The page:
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Document Permissions Guide

Supported authentication modes: standard, elasticsearch-native.

Enterprise Search provides document level security via Elasticsearch.

Document level security restricts which documents a user is able to return in search results.

There are two key parts:

  1. Adding an _allow_permissions or _deny_permissions field value to your Custom API Source schema.
  2. Adding matching permissions for a given user.

Let's start with part 1: the schema to which your Custom API Source documents belong.

Maybe your document looks like this:

{
  "id" : 1234,
  "title" : "The Meaning of Life",
  "body" : "Be kind to others.",
  "url" : "https://example.com",
  "created_at": "2019-06-01T12:00:00+00:00",
  "type": "list"
}

The schema contains 6 informational fields.

But we want granular, user-level control over who can return each document.

We'll now consider two new reserved fields to help us accomplish this:

{
  "_allow_permissions": [],
  "_deny_permissions": [],
  "id" : 1235,
  "title" : "The Meaning of Time",
  "body" : "Not much. It is a made up thing.",
  "url" : "https://example.com",
  "created_at": "2019-06-01T12:00:00+00:00",
  "type": "list"
}

Our two new arrays, _allow_permissions and _deny_permissions, can hold a grouping of any strings.

What if we do not want someone to be able to view a document? Or have only certain people view a document?

There are two parts: (1) update the document with a permission and (2) reflect that permission within the user.

First, we add permission1 to _allow_permissions for a given document:

{
  "_allow_permissions": ["permission1"],
  "_deny_permissions": [],
  "id" : 1235,
  "title" : "The Meaning of Sleep",
  "body" : "Rest, recharge, and connect to the Ether.",
  "url" : "https://example.com",
  "created_at": "2019-06-01T12:00:00+00:00",
  "type": "list"
}

If we tried to search for this document, we wouldn't find it.

Why? The users are missing permission1!

In other words: permission1 is now required to view the document.

We can add permission1 to a user with the Enterprise Search Permissions API:

curl -X POST http://localhost:3002/api/v1/ent/sources/[CONTENT_SOURCE_KEY]/permissions \
-H "Authorization: Bearer [ACCESS_TOKEN]" \
-H "Content-Type: application/json" \
-d '{
  "user": "[USER_NAME]"
  "permissions": ["permission1"]
}'

The Enterprise Search user might have been created via Enterprise Search itself or through the Elasticsearch native realm.

Either way, let's recap.

We can assign any arbitrary value to the _allow_permissions and _deny_permissions arrays per document.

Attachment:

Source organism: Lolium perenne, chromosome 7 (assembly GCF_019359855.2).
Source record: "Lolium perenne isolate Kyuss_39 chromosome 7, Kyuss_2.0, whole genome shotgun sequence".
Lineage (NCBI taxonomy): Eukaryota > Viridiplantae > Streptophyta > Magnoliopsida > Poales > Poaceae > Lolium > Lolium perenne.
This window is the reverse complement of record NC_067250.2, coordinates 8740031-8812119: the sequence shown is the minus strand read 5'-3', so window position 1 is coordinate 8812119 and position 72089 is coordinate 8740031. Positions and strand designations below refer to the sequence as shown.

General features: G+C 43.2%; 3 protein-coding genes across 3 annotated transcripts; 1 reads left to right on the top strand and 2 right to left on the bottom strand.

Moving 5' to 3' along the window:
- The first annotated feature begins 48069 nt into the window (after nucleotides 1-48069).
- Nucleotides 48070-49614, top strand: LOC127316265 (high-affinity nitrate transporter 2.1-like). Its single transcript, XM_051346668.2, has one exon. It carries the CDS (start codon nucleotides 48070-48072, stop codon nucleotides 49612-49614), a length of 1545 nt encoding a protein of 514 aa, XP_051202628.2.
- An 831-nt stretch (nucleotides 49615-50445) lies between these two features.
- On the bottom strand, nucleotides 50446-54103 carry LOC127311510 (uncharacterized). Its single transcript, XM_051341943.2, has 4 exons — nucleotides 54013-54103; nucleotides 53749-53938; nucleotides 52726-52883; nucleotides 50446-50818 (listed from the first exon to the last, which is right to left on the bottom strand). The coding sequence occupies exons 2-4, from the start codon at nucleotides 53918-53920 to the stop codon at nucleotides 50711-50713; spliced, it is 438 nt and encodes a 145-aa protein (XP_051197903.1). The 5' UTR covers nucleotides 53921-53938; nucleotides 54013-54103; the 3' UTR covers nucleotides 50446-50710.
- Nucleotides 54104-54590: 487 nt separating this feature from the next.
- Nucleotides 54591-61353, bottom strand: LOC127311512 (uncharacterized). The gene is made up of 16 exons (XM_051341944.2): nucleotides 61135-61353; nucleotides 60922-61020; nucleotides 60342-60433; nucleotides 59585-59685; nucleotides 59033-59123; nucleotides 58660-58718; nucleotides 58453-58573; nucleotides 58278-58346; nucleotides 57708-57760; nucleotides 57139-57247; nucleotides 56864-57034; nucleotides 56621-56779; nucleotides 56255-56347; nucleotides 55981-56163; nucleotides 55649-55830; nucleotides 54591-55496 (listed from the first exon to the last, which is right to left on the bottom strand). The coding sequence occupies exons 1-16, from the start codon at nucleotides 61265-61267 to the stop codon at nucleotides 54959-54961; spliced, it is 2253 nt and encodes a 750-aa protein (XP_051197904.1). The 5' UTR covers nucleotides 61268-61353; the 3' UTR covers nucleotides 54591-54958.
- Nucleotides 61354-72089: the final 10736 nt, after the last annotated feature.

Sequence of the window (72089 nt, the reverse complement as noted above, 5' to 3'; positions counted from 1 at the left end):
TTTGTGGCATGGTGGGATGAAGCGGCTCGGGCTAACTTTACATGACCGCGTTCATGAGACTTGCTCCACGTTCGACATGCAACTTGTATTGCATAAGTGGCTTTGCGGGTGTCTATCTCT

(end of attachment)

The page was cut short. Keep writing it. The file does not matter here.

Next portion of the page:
And then we can replicate that arbitrary value within the permissions array of a user to grant or deny access.

It's simple! But people may trip up on the flexibility of the permission values, for which we've used permission1 in the example.

Now when [USER_NAME] tries to search for document 1235 it will return in the search results.

And what if we to decide to provide a value for _deny_permissions? Like so:

{
  "_allow_permissions": ["permission1"],
  "_deny_permissions": ["permission2"],
  "id" : 1235,
  "title" : "The Meaning of Sleep",
  "body" : "Rest, recharge, and connect to the Ether.",
  "url" : "https://example.com",
  "created_at": "2019-06-01T12:00:00+00:00",
  "type": "list"
}

If the user searchers for the document it will not be returned if the user holds permission2.

Deny rules take precedence over allow rules.

So if a user holds both permission1 and permission2, the deny rule, permission2, will take precedence.

Let's add the permission to our user.

We'll put the user name in the request URL and the new permission in the request body.

When we hit the add endpoint, we'll add a new permission atop the existing:

curl -X POST http://localhost:3002/api/v1/ent/sources/[CONTENT_SOURCE_KEY]/permissions/[USER_NAME]/add \
-H "Authorization: Bearer [ACCESS_TOKEN]" \
-H "Content-Type: application/json" \
-d '{
  "permissions": ["permission2"]
}'

Returns...

{
  "user": "[USER_NAME]",
  "permissions": [
    "permission1",
    "permission2"
  ]
}

When [USER_NAME] tries to search, the documents with permission2 under _deny_permissions will not return.

You can apply these new fields and this logic to your documents to develop granular and comprehensive document level access control.

Enjoy the security. Be careful when editing user permissions, lest you assign the wrong things to the wrong people!

Read the Document Permissions API Reference to learn more about the endpoint.


Enjoying the beta? Something broken? Lost? Please send us your feedback or visit the Enterprise Search community.